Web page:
Other than that, I've had no problems with hum.
  12. radmin

    radmin Supporting Member

    Jun 23, 2006
    Columbus, Oh
    My American special has a plate in the bottom of the cavity that's grounded
    MovingPitchers likes this.
  13. BassShark


    Feb 16, 2007
    Metuchen, NJ
    No, the hum is normal. Jazz Bass pickups are reverse wound reverse polarity, essentially they are a big humbucker with the coils wired in parallel. Of course, when you split the coils on a humbucker the hum comes back, and that's essentially what you're doing by turning a pickup down. As a lifelong Jazz Bass player, I've never personally found it to be a problem. If that really bugs you the only solution is to install hum cancelling Jazz Bass replacement pickups like DiMarzio Virtual J, Model J, Duncan Classic Stacks, Fralin Split Jazz, etc. If the bass seems abnormally noisy, check for continuity to see if you have a good ground between the strings and bridge (active pickups like EMGs should not have a string ground but all passive instruments must have it, but since EMGs are very quiet I'm assuming you don't have those in your bass). If you have a mulimeter this is easy to do. Re the tone control, sounds like that may not be working right. Check for a loose wire or capacitor. A bad capacitor or tone pot are also possibilities, a simple fix if so. Keep in mind that in a passive circuit you can't actually add treble or bass, all you can do is roll off treble, but you should definitely hear the treble being cut with the tone control turned all the way down.
    Last edited: Jan 5, 2015
    MovingPitchers likes this.
  14. joebar


    Jan 10, 2010
    sounds like a jazz bass-

    nothing induces hum like a close proximity to a computer

    jazzes are killer run flat out with a back off of the tone pot.
  15. rolandm

    rolandm In search of the lowest note.

    Aug 8, 2010
    Peoria, IL
    You could also opt to shield the bass. Done properly and completely, that will kill all your hum, and let you really hear what your bass sounds like. And before you say, "It has shielding paint" or "It has a copper plate in the cavity" that doesn't completely shield the bass, and paint, IMO, does very little, if anything appreciable, to shield the bass. Get yourself the Stew-Mac shielding kit if you're OK with a soldering iron, or take it to a qualified tech. Your bass will love you for it.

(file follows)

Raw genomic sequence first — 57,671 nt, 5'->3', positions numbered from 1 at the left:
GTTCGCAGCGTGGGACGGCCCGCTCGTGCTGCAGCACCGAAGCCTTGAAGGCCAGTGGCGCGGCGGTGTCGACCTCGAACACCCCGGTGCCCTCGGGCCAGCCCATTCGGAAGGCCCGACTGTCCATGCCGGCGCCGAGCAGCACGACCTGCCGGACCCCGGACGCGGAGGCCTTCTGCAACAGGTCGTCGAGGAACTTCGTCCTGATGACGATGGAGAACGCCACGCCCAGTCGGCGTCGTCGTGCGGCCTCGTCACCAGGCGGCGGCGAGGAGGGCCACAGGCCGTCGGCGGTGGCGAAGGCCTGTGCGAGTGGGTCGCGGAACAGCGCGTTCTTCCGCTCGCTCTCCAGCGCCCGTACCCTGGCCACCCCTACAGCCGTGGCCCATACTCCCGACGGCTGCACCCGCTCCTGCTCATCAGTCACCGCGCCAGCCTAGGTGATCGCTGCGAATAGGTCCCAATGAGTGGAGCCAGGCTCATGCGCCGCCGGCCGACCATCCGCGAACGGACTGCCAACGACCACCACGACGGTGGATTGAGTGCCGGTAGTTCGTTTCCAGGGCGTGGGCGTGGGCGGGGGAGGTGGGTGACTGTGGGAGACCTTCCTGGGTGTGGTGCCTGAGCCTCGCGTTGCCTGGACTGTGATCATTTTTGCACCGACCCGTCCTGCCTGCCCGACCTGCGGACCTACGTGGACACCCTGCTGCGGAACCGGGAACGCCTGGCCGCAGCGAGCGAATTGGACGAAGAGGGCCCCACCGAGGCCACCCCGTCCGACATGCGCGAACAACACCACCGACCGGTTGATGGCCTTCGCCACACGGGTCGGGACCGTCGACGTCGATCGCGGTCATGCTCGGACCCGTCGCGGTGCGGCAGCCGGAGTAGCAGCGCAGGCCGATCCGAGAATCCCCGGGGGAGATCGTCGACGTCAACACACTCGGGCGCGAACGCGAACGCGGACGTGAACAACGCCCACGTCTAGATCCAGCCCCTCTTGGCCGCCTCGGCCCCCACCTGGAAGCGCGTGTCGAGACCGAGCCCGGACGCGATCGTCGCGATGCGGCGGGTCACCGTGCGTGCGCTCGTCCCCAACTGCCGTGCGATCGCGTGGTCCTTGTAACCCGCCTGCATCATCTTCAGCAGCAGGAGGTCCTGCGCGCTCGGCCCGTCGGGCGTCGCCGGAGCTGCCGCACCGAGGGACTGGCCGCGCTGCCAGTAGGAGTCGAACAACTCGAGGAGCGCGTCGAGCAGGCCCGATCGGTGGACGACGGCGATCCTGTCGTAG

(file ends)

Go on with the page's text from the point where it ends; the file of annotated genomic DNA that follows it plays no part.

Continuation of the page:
16. Wow, this is essentially the summary of the jazz bass pickups' wiring explanations in a nutshell. My goodness. Well done, good sir/ma'am!
    BassShark likes this.
  17. rolandm

    rolandm In search of the lowest note.

    Aug 8, 2010
    Peoria, IL
    I hated the sound of my single coil pickup when I rolled off the bridge or neck pickup until I shielded it. After that, all of the sudden, there was the '50s Pbass sound rolling out of my cabinet and I had an unashamedly pleasant stirring in my nether regions.
    jnumme likes this.
  18. Lownote38


    Aug 8, 2013
    Nashville, TN
    Something is wrong in the wiring if you don't hear any change in tone.
  19. Geri O

    Geri O Endorsing Artist, Mike Lull Guitars and Basses Gold Supporting Member

    Sep 6, 2013
    Florence, MS
    I don't understand the 75%-25%, or whatever balance on the two volume controls.

    I've never run a Jazz bass at anything but all three controls at 100%, unless I use the rear pup only and the tone and 0 for "that" sound. The "All at 100%" is the Jazz bass sound.

    Any other mix or balance in indistinctive and ill-defined to me.

    Spray cleaner isn't going to solve the tone control problem. Either the cap is disconnected, as someone else pointed out, or the pot is bad, but not bad enough to kill the sound altogether.

    The original pups are subject to picking up hum and noise. What worked best for me was to replace the stock pups with a pair of the hum bucker-style pups. The Nordstrand NJ5FS worked very well for me, solving most of my hum issues and still sounding very much like the original pups.
  20. There are some other great Jazz bass sounds - Yes, everything wide open is the archetypal Jazz sound, but there's the Jaco sound with just the bridge pickup fully open and the tone control at 50%, while played directly over the bridge pickup. You can play a Jazz on just the front pickup with the tone completely off for some serious vintage db sounds or palm muted.

    There are many options. :)